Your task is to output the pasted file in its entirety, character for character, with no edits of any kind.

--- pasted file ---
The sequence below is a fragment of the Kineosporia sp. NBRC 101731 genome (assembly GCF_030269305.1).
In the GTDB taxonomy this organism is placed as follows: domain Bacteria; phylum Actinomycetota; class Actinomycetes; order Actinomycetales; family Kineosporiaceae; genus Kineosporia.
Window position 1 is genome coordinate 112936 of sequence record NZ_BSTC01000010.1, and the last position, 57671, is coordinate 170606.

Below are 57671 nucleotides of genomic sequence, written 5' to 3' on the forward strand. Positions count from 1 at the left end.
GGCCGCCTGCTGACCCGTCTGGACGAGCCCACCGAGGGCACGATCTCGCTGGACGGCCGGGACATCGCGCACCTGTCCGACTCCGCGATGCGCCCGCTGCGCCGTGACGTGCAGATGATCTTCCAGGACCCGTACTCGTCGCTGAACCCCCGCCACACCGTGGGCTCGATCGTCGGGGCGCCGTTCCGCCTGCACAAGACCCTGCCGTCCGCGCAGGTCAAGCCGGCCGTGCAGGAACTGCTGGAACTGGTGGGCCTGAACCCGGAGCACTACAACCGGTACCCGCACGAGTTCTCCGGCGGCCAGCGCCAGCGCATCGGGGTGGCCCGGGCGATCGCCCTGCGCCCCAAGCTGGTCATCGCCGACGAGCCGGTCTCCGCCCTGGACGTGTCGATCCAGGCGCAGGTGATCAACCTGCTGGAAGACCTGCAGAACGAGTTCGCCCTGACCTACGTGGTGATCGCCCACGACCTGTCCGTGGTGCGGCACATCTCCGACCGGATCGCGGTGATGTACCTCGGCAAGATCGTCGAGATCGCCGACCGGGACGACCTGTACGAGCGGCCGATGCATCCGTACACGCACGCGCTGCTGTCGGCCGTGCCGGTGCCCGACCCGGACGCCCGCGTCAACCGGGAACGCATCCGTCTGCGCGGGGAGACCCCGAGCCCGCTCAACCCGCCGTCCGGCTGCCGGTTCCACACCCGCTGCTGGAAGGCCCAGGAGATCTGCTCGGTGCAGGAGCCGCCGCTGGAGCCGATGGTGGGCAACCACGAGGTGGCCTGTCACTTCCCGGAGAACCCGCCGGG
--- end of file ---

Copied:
The sequence below is a fragment of the Kineosporia sp. NBRC 101731 genome (assembly GCF_030269305.1).
In the GTDB taxonomy this organism is placed as follows: domain Bacteria; phylum Actinomycetota; class Actinomycetes; order Actinomycetales; family Kineosporiaceae; genus Kineosporia.
Window position 1 is genome coordinate 112936 of sequence record NZ_BSTC01000010.1, and the last position, 57671, is coordinate 170606.

Below are 57671 nucleotides of genomic sequence, written 5' to 3' on the forward strand. Positions count from 1 at the left end.
GGCCGCCTGCTGACCCGTCTGGACGAGCCCACCGAGGGCACGATCTCGCTGGACGGCCGGGACATCGCGCACCTGTCCGACTCCGCGATGCGCCCGCTGCGCCGTGACGTGCAGATGATCTTCCAGGACCCGTACTCGTCGCTGAACCCCCGCCACACCGTGGGCTCGATCGTCGGGGCGCCGTTCCGCCTGCACAAGACCCTGCCGTCCGCGCAGGTCAAGCCGGCCGTGCAGGAACTGCTGGAACTGGTGGGCCTGAACCCGGAGCACTACAACCGGTACCCGCACGAGTTCTCCGGCGGCCAGCGCCAGCGCATCGGGGTGGCCCGGGCGATCGCCCTGCGCCCCAAGCTGGTCATCGCCGACGAGCCGGTCTCCGCCCTGGACGTGTCGATCCAGGCGCAGGTGATCAACCTGCTGGAAGACCTGCAGAACGAGTTCGCCCTGACCTACGTGGTGATCGCCCACGACCTGTCCGTGGTGCGGCACATCTCCGACCGGATCGCGGTGATGTACCTCGGCAAGATCGTCGAGATCGCCGACCGGGACGACCTGTACGAGCGGCCGATGCATCCGTACACGCACGCGCTGCTGTCGGCCGTGCCGGTGCCCGACCCGGACGCCCGCGTCAACCGGGAACGCATCCGTCTGCGCGGGGAGACCCCGAGCCCGCTCAACCCGCCGTCCGGCTGCCGGTTCCACACCCGCTGCTGGAAGGCCCAGGAGATCTGCTCGGTGCAGGAGCCGCCGCTGGAGCCGATGGTGGGCAACCACGAGGTGGCCTGTCACTTCCCGGAGAACCCGCCGGG